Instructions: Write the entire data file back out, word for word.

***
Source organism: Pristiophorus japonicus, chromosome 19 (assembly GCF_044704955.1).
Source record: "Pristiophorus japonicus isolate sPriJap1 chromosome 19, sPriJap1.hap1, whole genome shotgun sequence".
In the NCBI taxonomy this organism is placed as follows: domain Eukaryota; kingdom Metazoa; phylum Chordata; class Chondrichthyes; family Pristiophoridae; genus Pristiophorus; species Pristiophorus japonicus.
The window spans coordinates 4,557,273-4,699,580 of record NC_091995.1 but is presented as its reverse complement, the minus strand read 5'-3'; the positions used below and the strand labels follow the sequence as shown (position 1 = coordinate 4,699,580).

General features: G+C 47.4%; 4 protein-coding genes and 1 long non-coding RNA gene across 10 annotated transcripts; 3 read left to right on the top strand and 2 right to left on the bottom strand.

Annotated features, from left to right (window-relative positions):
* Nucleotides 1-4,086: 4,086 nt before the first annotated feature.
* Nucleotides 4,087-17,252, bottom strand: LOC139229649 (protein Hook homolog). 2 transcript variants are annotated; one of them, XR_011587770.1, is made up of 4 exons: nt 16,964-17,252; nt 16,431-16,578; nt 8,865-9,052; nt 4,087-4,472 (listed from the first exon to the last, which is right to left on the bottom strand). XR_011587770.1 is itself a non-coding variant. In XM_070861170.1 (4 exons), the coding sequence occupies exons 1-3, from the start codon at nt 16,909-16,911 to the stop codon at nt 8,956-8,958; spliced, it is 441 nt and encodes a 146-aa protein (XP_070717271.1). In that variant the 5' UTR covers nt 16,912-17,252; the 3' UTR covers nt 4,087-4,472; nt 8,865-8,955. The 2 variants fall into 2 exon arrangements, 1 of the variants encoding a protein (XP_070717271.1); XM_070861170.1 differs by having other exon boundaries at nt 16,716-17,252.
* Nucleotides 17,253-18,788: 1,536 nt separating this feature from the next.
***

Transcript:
Source organism: Pristiophorus japonicus, chromosome 19 (assembly GCF_044704955.1).
Source record: "Pristiophorus japonicus isolate sPriJap1 chromosome 19, sPriJap1.hap1, whole genome shotgun sequence".
In the NCBI taxonomy this organism is placed as follows: domain Eukaryota; kingdom Metazoa; phylum Chordata; class Chondrichthyes; family Pristiophoridae; genus Pristiophorus; species Pristiophorus japonicus.
The window spans coordinates 4,557,273-4,699,580 of record NC_091995.1 but is presented as its reverse complement, the minus strand read 5'-3'; the positions used below and the strand labels follow the sequence as shown (position 1 = coordinate 4,699,580).

General features: G+C 47.4%; 4 protein-coding genes and 1 long non-coding RNA gene across 10 annotated transcripts; 3 read left to right on the top strand and 2 right to left on the bottom strand.

Annotated features, from left to right (window-relative positions):
* Nucleotides 1-4,086: 4,086 nt before the first annotated feature.
* Nucleotides 4,087-17,252, bottom strand: LOC139229649 (protein Hook homolog). 2 transcript variants are annotated; one of them, XR_011587770.1, is made up of 4 exons: nt 16,964-17,252; nt 16,431-16,578; nt 8,865-9,052; nt 4,087-4,472 (listed from the first exon to the last, which is right to left on the bottom strand). XR_011587770.1 is itself a non-coding variant. In XM_070861170.1 (4 exons), the coding sequence occupies exons 1-3, from the start codon at nt 16,909-16,911 to the stop codon at nt 8,956-8,958; spliced, it is 441 nt and encodes a 146-aa protein (XP_070717271.1). In that variant the 5' UTR covers nt 16,912-17,252; the 3' UTR covers nt 4,087-4,472; nt 8,865-8,955. The 2 variants fall into 2 exon arrangements, 1 of the variants encoding a protein (XP_070717271.1); XM_070861170.1 differs by having other exon boundaries at nt 16,716-17,252.
* Nucleotides 17,253-18,788: 1,536 nt separating this feature from the next.